What is a joke?

This year's Big Comedy Conference will be combining talks and star interviews with a number of practical sessions, including one on how to write jokes. 'But what is a joke?' asks Dave Cohen. Spoiler alert: The answer is informative but not very funny.

Generic picture of an audience laughing

Jokes. Jokes jokes jokes jokes jokes. It's pretty obvious isn't it, if you want to write comedy you have to be able to write jokes. That's most of what you should be writing, most of the time. If you're writing stand-up comedy, or topical gags, and the sentence you've just written isn't funny, then either the next sentence has to be funny or you'll have to cut them both.

It's amazing how often writers forget to write jokes. Even the most experienced professionals - maybe swept up with the excitement of communicating their great new idea, or absorbed by the story they want to tell - sometimes forget that they are being paid to write comedy. And comedy means that people should be laughing nearly all the time, and when they're not laughing it's because they're listening to the set-up for the next laugh.

Entire scripts are developed, through several drafts, overseen by producers and TV commissioners and even made into full programmes before everyone realises that one of the main problems with the show is there aren't enough jokes.

I'm not making a qualitative judgement here, but a quantitative one. The jokes I like may not be the ones you do, but there should be lots and lots of them. If you're writing a scene and struggling to find a way to fit some jokes around your narrative or characters, then there's something wrong in that scene with your narrative or characters. The solution will hardly ever involve sacrificing jokes.

And if you're writing a show that you're not expecting to be filmed in front of an audience, that makes no difference. Shows like Bluestone 42, Bad Education and Uncle are as packed full of jokes as any number of audience sitcoms.

Why does so much TV comedy fail to live up to our expectations? Or, if it's something you've written, why does the show you're watching on the screen look inferior to the one you were carrying for months in your head? The answer is partly that it's not always clear to a writer or performer what the best joke is.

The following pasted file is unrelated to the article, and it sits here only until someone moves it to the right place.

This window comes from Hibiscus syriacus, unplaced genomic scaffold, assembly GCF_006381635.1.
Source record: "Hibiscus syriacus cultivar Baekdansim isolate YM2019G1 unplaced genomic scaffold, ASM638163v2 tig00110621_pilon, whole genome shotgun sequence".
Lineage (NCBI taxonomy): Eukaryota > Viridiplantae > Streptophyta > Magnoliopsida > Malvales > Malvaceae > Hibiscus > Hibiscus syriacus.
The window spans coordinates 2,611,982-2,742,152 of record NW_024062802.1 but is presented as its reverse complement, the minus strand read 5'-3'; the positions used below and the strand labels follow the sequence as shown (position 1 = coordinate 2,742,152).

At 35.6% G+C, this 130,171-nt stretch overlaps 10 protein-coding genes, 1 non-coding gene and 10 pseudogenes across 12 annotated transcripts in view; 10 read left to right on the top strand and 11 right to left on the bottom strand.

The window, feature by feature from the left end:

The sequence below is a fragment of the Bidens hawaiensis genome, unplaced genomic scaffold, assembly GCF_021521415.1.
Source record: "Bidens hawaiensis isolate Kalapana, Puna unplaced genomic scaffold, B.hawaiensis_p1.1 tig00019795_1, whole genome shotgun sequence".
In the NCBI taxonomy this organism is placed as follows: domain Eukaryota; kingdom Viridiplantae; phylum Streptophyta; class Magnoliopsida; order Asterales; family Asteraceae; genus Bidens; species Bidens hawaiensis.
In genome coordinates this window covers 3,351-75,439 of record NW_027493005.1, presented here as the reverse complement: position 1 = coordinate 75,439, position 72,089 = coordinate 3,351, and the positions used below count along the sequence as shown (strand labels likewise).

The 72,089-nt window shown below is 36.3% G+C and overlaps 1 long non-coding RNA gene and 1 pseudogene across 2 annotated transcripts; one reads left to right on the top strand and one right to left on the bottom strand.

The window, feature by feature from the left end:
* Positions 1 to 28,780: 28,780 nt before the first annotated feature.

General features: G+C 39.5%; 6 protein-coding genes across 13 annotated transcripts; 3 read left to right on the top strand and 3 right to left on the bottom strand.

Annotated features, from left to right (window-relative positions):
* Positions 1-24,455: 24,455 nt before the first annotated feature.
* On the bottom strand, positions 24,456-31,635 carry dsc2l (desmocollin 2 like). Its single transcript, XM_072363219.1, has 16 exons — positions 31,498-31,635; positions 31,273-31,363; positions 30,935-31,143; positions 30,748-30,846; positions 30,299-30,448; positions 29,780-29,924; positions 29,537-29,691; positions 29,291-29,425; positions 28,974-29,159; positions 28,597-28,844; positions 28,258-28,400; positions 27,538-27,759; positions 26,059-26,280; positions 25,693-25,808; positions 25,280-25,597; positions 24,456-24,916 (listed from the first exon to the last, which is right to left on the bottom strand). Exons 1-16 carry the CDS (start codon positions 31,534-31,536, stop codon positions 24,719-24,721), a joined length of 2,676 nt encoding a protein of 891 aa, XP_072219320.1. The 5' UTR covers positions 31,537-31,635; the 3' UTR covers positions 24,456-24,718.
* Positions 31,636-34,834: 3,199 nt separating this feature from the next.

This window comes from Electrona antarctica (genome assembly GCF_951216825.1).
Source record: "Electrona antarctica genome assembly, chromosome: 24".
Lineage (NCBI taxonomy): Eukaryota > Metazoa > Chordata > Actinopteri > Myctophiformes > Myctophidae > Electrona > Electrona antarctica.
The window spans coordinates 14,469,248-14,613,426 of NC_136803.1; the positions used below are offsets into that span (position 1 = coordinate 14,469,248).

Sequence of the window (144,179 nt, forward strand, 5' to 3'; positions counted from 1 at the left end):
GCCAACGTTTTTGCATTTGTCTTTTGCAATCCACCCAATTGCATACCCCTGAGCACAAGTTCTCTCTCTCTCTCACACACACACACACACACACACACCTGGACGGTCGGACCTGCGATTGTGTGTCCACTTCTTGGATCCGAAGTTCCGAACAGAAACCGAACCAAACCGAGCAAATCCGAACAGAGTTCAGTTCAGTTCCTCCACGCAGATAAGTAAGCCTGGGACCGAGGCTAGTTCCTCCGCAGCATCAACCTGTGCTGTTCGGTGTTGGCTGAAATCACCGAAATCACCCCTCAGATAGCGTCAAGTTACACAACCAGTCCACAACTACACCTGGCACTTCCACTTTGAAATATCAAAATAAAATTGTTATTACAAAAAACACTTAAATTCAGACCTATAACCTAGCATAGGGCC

Generic picture of an audience member sleeping

The commonest mistake made by beginner stand-ups is to be thrown when the audience fails to laugh at their new jokes. The performer delivers what they think is a funny line, and the audience doesn't laugh.

The audience aren't judging you, as far as they know you're still building up to the joke. The performer however is thinking: 'They didn't laugh at that line! That's my favourite joke. They hate me.' Their demeanour on stage starts to reflect this, now the audience see the look of panic and start to lose confidence in the performer. So it becomes a self-fulfilling prophecy, all because the performer didn't have the experience to ride through the lack of laughs and move on as if nothing untoward had happened.

An experienced performer will try the joke again at other gigs, maybe tweak it, adding a word or sentence here, moving it around, put it in a different place in a routine - either find a way to make it work or, finally, ditch it.

One of the great problems with jokes is that you never know if they're going to work until you try them out on someone. That's why so many comedy writers work in pairs - if you can make the person sitting next to you laugh, then at least one person aside from you has found it funny.